Business / Economy

Nation's salary growth strong: Report

By Shi Jing in Shanghai (China Daily) Updated: 2014-01-10 14:23

Nation's salary growth strong: Report

China will see the strongest salary growth among all Asian countries in 2014, even though the nation's economic growth rate has been slowing down, a report from global human resources firm Hays has said.

According to the 2014 Hays Asia Salary Guide, which was released on Thursday and polled about 2,600 employers across the region, 67 percent of the surveyed Chinese employers said they will increase employees' salaries above 6 percent, compared with 66 percent last year.

Only 29 percent of polled employers from other Asian countries and regions said there would be a salary increase above six percent in their organizations, with the rate remaining the same as in the previous year.

About 9 percent of Chinese respondents said they will increase their employees' salaries by more than 10 percent in 2014, compared with 12 percent last year.

"Salaries remain competitive in China, and for top talent many employers offer higher packages to entice candidates, proving that money still talks. China is the standout performer when it comes to salaries in Asia," said Simon Lance, regional director of Hays in China.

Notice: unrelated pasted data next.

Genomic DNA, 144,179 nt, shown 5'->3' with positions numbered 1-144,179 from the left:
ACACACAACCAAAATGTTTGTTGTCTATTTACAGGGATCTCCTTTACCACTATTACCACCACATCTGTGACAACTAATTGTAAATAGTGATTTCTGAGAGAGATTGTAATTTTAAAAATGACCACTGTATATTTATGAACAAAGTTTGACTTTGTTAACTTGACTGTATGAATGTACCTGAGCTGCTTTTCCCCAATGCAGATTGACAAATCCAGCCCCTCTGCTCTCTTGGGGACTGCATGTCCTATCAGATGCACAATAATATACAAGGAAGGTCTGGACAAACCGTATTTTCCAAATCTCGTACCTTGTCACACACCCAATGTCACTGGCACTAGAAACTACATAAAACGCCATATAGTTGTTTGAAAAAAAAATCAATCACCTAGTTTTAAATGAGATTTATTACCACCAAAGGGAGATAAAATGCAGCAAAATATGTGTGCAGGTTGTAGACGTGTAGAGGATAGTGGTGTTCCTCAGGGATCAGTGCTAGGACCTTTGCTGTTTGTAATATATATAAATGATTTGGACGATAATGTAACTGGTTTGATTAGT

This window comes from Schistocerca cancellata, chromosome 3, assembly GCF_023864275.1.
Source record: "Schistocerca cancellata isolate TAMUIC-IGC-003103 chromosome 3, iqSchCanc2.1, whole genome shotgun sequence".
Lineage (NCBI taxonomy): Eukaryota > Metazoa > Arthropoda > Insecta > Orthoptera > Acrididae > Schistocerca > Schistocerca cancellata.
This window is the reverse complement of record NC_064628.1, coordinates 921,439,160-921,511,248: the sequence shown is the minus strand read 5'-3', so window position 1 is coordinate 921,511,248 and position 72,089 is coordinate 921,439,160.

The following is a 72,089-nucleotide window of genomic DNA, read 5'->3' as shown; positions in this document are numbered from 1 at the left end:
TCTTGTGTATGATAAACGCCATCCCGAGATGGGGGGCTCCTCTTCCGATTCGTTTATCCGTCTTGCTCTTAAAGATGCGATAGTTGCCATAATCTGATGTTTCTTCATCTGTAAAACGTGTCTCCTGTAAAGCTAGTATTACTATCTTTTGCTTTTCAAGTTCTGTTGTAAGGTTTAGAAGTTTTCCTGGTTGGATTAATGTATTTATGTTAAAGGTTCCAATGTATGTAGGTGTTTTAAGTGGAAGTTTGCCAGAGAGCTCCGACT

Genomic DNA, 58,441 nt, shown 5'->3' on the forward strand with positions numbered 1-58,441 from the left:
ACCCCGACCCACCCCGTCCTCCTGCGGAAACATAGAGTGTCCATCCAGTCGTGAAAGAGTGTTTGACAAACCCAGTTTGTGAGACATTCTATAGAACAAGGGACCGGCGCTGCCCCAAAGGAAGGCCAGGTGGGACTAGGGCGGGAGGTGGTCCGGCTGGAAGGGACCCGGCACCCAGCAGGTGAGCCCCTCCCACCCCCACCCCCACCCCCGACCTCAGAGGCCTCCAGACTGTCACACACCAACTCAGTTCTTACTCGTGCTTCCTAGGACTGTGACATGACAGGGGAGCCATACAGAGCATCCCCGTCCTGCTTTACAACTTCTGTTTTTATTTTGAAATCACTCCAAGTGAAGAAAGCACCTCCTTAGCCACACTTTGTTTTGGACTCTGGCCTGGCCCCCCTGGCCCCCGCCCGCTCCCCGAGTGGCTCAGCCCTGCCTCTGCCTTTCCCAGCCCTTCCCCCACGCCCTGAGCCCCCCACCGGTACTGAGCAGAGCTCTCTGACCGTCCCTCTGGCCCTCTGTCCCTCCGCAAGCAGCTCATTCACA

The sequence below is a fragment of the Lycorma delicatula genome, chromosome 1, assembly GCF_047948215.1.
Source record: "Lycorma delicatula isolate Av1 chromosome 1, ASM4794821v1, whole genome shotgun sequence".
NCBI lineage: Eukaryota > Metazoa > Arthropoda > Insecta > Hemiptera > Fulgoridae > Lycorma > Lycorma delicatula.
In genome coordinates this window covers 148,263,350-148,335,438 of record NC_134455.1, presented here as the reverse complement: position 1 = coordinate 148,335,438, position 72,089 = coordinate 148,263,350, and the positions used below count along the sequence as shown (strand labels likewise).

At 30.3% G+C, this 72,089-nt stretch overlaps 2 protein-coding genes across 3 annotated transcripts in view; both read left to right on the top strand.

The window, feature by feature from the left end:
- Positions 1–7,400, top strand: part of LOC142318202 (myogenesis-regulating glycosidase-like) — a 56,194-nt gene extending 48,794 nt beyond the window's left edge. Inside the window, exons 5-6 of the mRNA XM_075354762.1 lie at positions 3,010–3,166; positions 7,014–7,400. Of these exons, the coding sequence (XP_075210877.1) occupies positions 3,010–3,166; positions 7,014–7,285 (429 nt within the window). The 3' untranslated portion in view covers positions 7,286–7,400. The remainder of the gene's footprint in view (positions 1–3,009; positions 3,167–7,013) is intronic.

Meanwhile, cost-control measures have lowered the ceiling for salary increases in many organizations across Asia, said Lance.

Along with offering competitive salaries to employees, there' also has been a sharp increase in the number of organizations offering benefits in an attempt to boost employee-retention level across Asia. About 85 percent of the polled organizations now offer their staff benefits, up from 79 percent last year.

Hiring demand remains quite robust in Asia. About 71 percent of employers expect business activity to increase, while 43 percent expect their permanent staff levels to rise.

"This means that candidates with in-demand skills and realistic salary expectations can be confident that this year will provide them with the opportunity to secure a challenging career move and a salary increase," said Lance.

As the Chinese central government is attaching great importance to an economic rebalancing process, which means boosting domestic consumption levels and decreasing investment, the service industry in China will see rapid growth in the next few years, said Liu Ligang, chief economist at ANZ Banking Group in Greater China.

In the Chinese job market, pharmaceutical companies, especially R&D-oriented firms, companies providing financial technology services, manufacturing companies specializing in niche technologies such as avionics, as well as oil and gas companies focusing on niche skill sets, will have the highest demand for qualified candidates in the next 12 months as well as the highest possibility of offering a generous income increase, Lance added.

Most major players in the biotech industry have relocated their global R&D centers to China. This has created huge demand for qualified talent with R&D background, said Hank Tu, senior manager at Hays China.

People with market access expertise will also be in huge demand in the biotech industry, Tu added.

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